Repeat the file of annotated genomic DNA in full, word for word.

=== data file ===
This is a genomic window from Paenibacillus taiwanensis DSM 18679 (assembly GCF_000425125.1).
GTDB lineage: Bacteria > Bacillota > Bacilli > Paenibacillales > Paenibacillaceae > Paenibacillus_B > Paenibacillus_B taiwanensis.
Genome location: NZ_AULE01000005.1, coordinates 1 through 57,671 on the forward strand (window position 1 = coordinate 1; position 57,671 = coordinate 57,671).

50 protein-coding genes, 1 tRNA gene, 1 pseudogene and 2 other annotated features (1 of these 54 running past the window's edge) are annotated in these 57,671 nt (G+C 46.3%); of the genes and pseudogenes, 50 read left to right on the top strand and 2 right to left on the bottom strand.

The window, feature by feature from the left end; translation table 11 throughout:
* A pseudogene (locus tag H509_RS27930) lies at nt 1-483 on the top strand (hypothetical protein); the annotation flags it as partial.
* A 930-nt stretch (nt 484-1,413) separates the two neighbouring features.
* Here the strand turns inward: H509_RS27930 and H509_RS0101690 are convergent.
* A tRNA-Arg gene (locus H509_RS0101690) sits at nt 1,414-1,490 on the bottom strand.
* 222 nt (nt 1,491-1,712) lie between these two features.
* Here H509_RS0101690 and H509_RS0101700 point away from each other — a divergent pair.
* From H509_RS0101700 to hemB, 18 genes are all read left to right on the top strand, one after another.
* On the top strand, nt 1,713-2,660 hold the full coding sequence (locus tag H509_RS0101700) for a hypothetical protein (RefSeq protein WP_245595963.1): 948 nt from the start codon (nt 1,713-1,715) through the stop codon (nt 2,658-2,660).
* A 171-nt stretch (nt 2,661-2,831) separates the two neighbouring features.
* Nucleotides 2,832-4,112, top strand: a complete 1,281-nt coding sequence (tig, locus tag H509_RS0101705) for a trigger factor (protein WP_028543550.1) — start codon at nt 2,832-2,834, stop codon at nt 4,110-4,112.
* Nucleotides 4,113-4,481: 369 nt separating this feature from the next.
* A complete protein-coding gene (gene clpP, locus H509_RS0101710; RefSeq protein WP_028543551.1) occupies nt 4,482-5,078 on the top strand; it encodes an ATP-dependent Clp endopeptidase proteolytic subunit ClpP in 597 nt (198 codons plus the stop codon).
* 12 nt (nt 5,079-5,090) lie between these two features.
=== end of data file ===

This is a genomic window from Paenibacillus taiwanensis DSM 18679 (assembly GCF_000425125.1).
GTDB lineage: Bacteria > Bacillota > Bacilli > Paenibacillales > Paenibacillaceae > Paenibacillus_B > Paenibacillus_B taiwanensis.
Genome location: NZ_AULE01000005.1, coordinates 1 through 57,671 on the forward strand (window position 1 = coordinate 1; position 57,671 = coordinate 57,671).

50 protein-coding genes, 1 tRNA gene, 1 pseudogene and 2 other annotated features (1 of these 54 running past the window's edge) are annotated in these 57,671 nt (G+C 46.3%); of the genes and pseudogenes, 50 read left to right on the top strand and 2 right to left on the bottom strand.

The window, feature by feature from the left end; translation table 11 throughout:
* A pseudogene (locus tag H509_RS27930) lies at nt 1-483 on the top strand (hypothetical protein); the annotation flags it as partial.
* A 930-nt stretch (nt 484-1,413) separates the two neighbouring features.
* Here the strand turns inward: H509_RS27930 and H509_RS0101690 are convergent.
* A tRNA-Arg gene (locus H509_RS0101690) sits at nt 1,414-1,490 on the bottom strand.
* 222 nt (nt 1,491-1,712) lie between these two features.
* Here H509_RS0101690 and H509_RS0101700 point away from each other — a divergent pair.
* From H509_RS0101700 to hemB, 18 genes are all read left to right on the top strand, one after another.
* On the top strand, nt 1,713-2,660 hold the full coding sequence (locus tag H509_RS0101700) for a hypothetical protein (RefSeq protein WP_245595963.1): 948 nt from the start codon (nt 1,713-1,715) through the stop codon (nt 2,658-2,660).
* A 171-nt stretch (nt 2,661-2,831) separates the two neighbouring features.
* Nucleotides 2,832-4,112, top strand: a complete 1,281-nt coding sequence (tig, locus tag H509_RS0101705) for a trigger factor (protein WP_028543550.1) — start codon at nt 2,832-2,834, stop codon at nt 4,110-4,112.
* Nucleotides 4,113-4,481: 369 nt separating this feature from the next.
* A complete protein-coding gene (gene clpP, locus H509_RS0101710; RefSeq protein WP_028543551.1) occupies nt 4,482-5,078 on the top strand; it encodes an ATP-dependent Clp endopeptidase proteolytic subunit ClpP in 597 nt (198 codons plus the stop codon).
* 12 nt (nt 5,079-5,090) lie between these two features.